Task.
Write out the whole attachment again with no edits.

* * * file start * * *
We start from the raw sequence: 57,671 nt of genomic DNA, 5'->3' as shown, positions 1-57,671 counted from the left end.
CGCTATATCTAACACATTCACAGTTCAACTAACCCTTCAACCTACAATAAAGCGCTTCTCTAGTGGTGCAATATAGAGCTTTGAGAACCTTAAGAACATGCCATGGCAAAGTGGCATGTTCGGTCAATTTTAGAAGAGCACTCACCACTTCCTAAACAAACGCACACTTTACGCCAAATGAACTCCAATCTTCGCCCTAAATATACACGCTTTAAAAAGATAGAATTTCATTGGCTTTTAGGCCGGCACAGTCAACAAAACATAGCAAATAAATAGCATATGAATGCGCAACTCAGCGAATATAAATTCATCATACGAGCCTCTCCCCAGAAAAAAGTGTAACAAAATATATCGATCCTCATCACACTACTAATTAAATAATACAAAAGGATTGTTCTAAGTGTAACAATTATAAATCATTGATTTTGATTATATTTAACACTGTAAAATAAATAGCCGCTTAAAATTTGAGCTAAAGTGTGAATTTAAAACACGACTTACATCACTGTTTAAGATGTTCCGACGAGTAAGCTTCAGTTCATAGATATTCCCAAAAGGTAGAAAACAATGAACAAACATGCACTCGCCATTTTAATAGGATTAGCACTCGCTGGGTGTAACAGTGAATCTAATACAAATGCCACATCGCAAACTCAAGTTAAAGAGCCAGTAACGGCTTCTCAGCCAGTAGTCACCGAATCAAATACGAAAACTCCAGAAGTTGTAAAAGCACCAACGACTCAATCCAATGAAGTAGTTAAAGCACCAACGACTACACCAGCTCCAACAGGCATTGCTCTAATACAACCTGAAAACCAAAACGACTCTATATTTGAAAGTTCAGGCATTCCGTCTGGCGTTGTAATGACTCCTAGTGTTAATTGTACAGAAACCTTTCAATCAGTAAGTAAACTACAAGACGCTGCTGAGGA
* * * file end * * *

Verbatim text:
We start from the raw sequence: 57,671 nt of genomic DNA, 5'->3' as shown, positions 1-57,671 counted from the left end.
CGCTATATCTAACACATTCACAGTTCAACTAACCCTTCAACCTACAATAAAGCGCTTCTCTAGTGGTGCAATATAGAGCTTTGAGAACCTTAAGAACATGCCATGGCAAAGTGGCATGTTCGGTCAATTTTAGAAGAGCACTCACCACTTCCTAAACAAACGCACACTTTACGCCAAATGAACTCCAATCTTCGCCCTAAATATACACGCTTTAAAAAGATAGAATTTCATTGGCTTTTAGGCCGGCACAGTCAACAAAACATAGCAAATAAATAGCATATGAATGCGCAACTCAGCGAATATAAATTCATCATACGAGCCTCTCCCCAGAAAAAAGTGTAACAAAATATATCGATCCTCATCACACTACTAATTAAATAATACAAAAGGATTGTTCTAAGTGTAACAATTATAAATCATTGATTTTGATTATATTTAACACTGTAAAATAAATAGCCGCTTAAAATTTGAGCTAAAGTGTGAATTTAAAACACGACTTACATCACTGTTTAAGATGTTCCGACGAGTAAGCTTCAGTTCATAGATATTCCCAAAAGGTAGAAAACAATGAACAAACATGCACTCGCCATTTTAATAGGATTAGCACTCGCTGGGTGTAACAGTGAATCTAATACAAATGCCACATCGCAAACTCAAGTTAAAGAGCCAGTAACGGCTTCTCAGCCAGTAGTCACCGAATCAAATACGAAAACTCCAGAAGTTGTAAAAGCACCAACGACTCAATCCAATGAAGTAGTTAAAGCACCAACGACTACACCAGCTCCAACAGGCATTGCTCTAATACAACCTGAAAACCAAAACGACTCTATATTTGAAAGTTCAGGCATTCCGTCTGGCGTTGTAATGACTCCTAGTGTTAATTGTACAGAAACCTTTCAATCAGTAAGTAAACTACAAGACGCTGCTGAGGA